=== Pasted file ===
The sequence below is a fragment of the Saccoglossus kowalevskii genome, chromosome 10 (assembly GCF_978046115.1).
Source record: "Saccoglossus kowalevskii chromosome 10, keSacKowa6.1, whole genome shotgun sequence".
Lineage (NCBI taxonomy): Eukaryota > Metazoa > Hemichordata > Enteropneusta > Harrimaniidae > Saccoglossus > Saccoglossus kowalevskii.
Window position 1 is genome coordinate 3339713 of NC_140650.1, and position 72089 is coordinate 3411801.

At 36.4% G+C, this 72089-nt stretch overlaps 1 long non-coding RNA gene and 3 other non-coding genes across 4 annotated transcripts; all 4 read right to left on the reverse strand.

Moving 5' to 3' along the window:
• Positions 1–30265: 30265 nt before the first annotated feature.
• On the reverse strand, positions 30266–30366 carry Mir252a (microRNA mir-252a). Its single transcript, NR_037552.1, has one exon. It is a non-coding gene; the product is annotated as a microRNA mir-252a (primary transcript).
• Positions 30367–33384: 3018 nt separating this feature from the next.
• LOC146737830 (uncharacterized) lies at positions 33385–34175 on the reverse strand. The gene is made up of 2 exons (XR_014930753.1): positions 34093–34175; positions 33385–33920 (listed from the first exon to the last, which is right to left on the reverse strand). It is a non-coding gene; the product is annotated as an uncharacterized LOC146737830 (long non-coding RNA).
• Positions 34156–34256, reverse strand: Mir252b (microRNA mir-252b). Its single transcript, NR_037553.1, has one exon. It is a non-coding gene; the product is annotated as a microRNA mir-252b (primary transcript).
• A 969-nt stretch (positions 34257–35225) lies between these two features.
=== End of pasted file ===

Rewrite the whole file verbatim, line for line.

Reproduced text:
The sequence below is a fragment of the Saccoglossus kowalevskii genome, chromosome 10 (assembly GCF_978046115.1).
Source record: "Saccoglossus kowalevskii chromosome 10, keSacKowa6.1, whole genome shotgun sequence".
Lineage (NCBI taxonomy): Eukaryota > Metazoa > Hemichordata > Enteropneusta > Harrimaniidae > Saccoglossus > Saccoglossus kowalevskii.
Window position 1 is genome coordinate 3339713 of NC_140650.1, and position 72089 is coordinate 3411801.

At 36.4% G+C, this 72089-nt stretch overlaps 1 long non-coding RNA gene and 3 other non-coding genes across 4 annotated transcripts; all 4 read right to left on the reverse strand.

Moving 5' to 3' along the window:
• Positions 1–30265: 30265 nt before the first annotated feature.
• On the reverse strand, positions 30266–30366 carry Mir252a (microRNA mir-252a). Its single transcript, NR_037552.1, has one exon. It is a non-coding gene; the product is annotated as a microRNA mir-252a (primary transcript).
• Positions 30367–33384: 3018 nt separating this feature from the next.
• LOC146737830 (uncharacterized) lies at positions 33385–34175 on the reverse strand. The gene is made up of 2 exons (XR_014930753.1): positions 34093–34175; positions 33385–33920 (listed from the first exon to the last, which is right to left on the reverse strand). It is a non-coding gene; the product is annotated as an uncharacterized LOC146737830 (long non-coding RNA).
• Positions 34156–34256, reverse strand: Mir252b (microRNA mir-252b). Its single transcript, NR_037553.1, has one exon. It is a non-coding gene; the product is annotated as a microRNA mir-252b (primary transcript).
• A 969-nt stretch (positions 34257–35225) lies between these two features.